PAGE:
• Proof of accommodation
  • Proof of kinship with a Serbian citizen

Working in Serbia

The Serbian economy is a service-based, upper middle-income economy. The tertiary sector accounts for two-thirds of the total GDP. Some of the jobs with the highest demand include those of sales personnel, couriers/delivery workers and call centre workers.

In 2020, the most sought-after industries related to work demand were: trade, sales, computer science, mechanical engineering, administration and electrical engineering, warehousing, construction, transportation, and call centres.

There is a great demand for IT staff, particularly in middle management. The most sought-after positions in IT were JavaScript developer, Java developer, IT help desk, Net developer and PHP developer.

The labour market in Serbia is considered to have many staff shortages, particularly in the professions of hairdressers, cooks, car mechanics, carpenters, and warehouse workers.

Transportation in Serbia

If you’re travelling in Serbia, transportation there includes transport by road, rail, water and air. 

Regarding the road network, it is considered of relatively poor standards compared to western European countries, due to limited maintenance over the last 20 years. 

However, the country’s road transport infrastructure network is extensive and transported approximately 55.8 million passengers by bus in 2018. The bus infrastructure network is extensive and will enable you to reach both large towns and smaller villages. Domestic and international routes are served by more than 100 intercity coach services, the biggest of which are Lasta and Niš-Ekspres.

Driving your own car in Serbia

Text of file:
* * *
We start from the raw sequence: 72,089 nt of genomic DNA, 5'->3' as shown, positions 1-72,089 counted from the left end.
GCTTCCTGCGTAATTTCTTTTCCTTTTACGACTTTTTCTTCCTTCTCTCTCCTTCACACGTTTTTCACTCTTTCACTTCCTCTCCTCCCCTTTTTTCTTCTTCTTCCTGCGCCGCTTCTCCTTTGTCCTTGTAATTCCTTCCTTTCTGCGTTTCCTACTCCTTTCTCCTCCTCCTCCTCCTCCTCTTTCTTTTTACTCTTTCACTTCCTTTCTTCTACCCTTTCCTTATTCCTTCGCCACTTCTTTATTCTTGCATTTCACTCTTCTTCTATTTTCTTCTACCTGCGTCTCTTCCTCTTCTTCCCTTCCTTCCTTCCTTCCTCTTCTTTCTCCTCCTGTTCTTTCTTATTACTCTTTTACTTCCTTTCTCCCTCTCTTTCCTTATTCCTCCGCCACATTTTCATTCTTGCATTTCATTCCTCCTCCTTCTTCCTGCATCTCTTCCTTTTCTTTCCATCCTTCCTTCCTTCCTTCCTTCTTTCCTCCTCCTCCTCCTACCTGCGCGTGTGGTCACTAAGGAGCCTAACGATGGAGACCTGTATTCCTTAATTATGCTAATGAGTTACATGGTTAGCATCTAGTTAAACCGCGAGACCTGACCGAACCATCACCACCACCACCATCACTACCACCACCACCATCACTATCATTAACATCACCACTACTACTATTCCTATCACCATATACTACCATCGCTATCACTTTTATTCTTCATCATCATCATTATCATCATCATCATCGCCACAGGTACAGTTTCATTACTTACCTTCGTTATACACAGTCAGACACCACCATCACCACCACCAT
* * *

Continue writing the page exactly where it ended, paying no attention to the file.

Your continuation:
To drive from the UK to Serbia, you will need a UK driving licence or International Driving Permit on short visits for up to a year from the date of first entry. Alternatively, your license must be for a single stay of up to six months. For visits longer than six months, you will be required to obtain a local licence.

Serbian authorities generally retain the UK driving licences when you apply for a Serbian driving licence. These licenses are sent by the Serbian Ministry of Interior to the British Embassy, which in turn, is required to return them to the DVLA in the UK. An International Driving Permit cannot be exchanged for a Serbian licence.

For those considering bringing a vehicle into Serbia, you are required to have vehicle registration and ownership documents as well as a locally valid insurance policy.

Education in Serbia

The Serbian education system includes pre-school, primary, secondary and higher education, with the complete duration of compulsory education being 9 years. Children start their compulsory education at the age of 5½ at the pre-school preparatory programme, followed by 8 years of primary education.

Being a student in Serbia

The Serbian higher education system offers two types of studies:

  • Academic studies organised at universities, or
  • Applied studies organised at colleges of applied studies or at universities

In 2003, the country underwent reforms of its higher education system when it joined the Bologna Process. It also passed a new law on higher education, which introduced the European Credit Transfer System; three-cycle system of study; and diploma supplement.

As of 2007/2008, all newly-enrolled students now study under the new reformed programmes at all higher education institutions.

The Serbian university studies system offers:

  • Bachelor and undergraduate studies
  • Master and specialised studies
  • PhD studies

Meanwhile, vocational studies comprise two levels:

  • Colleges of Applied Studies
  • Specialised Colleges of Applied Studies

Healthcare in Serbia

The healthcare system in Serbia is managed by the National Health Insurance Fund (RFZO). It covers all citizens and permanent residents. Contributions to it are paid for by all workers, self-employed individuals and pensioners. Contributions are based on a sliding scale with those earning higher income required to make higher contributions. The healthcare system in the country is known for its corruption, where citizens usually pay bribes to receive treatment. There has been a strong movement to tackle this challenge by both the government and NGOs.